As I have said, illness struck me quite young and when I lived at home with my parents it was hard to hide things. I was just ignored or dismissed. They did not want to deal with me. So, as my experience was that no one wanted to know, I kept things hidden from my friends and family. I kept secrets-big ones. My father did pay for psychiatry for me, but with a lot of bluster and quite reluctantly. My mother didn’t want to be involved in any way. My father did meet once with each of my psychiatrists when I lived in NYC, but he refused to keep the lines of communication open with them and really didn’t want to know what was going on with me. It made things very difficult for me as my parents were a big part of what ailed me, but I went through it alone basically. Very sad really.


When you are crazy and you know you have to hide it from others, your are very isolated, so I lived most of my adult life alone and in secret. Keeping this kind of secret can be exhausting and it was a full-time job. Trying to act “normal” around other people is also a lot of hard work-you are working to keep your secret and behave as you see others behave. I felt like the pie-plate spinner in the circus, running back and forth, trying to keep my plates from crashing to the floor. But there were no applause for me and my Herculean effort. I was spinning my plates in secret, silently and unseen. Running back and forth panting with exhaustion.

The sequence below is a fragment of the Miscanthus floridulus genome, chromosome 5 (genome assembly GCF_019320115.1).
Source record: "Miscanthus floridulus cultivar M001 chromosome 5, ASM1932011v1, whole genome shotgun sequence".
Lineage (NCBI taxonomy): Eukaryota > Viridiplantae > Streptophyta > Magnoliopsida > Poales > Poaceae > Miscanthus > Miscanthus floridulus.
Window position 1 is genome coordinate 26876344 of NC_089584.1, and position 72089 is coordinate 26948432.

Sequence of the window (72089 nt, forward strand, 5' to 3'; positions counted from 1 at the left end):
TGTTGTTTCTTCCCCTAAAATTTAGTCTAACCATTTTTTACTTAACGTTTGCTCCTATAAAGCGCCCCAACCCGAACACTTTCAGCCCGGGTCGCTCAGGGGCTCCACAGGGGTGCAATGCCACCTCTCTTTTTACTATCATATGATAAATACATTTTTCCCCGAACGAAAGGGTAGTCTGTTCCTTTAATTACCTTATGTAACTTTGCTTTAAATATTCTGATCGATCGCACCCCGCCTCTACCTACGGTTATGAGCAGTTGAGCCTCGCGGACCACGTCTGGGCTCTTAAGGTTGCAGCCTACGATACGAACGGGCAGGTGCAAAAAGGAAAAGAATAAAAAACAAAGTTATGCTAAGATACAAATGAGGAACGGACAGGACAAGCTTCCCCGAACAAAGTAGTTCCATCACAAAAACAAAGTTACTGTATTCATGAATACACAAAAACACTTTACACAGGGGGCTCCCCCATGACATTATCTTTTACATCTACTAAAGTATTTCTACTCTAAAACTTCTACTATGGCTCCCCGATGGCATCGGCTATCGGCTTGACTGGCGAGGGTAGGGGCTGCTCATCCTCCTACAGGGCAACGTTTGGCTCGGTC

My friends who were close to me always knew that from time to time I would disappear for a week or two and they were respectful. I would hold up in my apartment and wait out the onslaught of my demons. In those days the only medication I was on was a sedative, so I would take it and try to sleep off the crazies the way a drunk tries to sleep off intoxication. But in both cases you wake with a terrible hang-over, foggy and with a headache. And often with little memory of the “night before” so to speak. And as my “night before” could last for several days, my hang-over was intense. But, as I would realize  in later life, I am one tough cookie and a true survivor.


Secrets will kill you eventually. I was one of the lucky ones. My secrets eventually became known and I got the help I needed. But by then I was almost ready to be dead-psychologically and physically- and didn’t know it. I was blessed to have siblings and friends who cared, and I had a will to live, and to live well. Secrets live in the dark. I chose the light, and the dark disappeared. I am still here.


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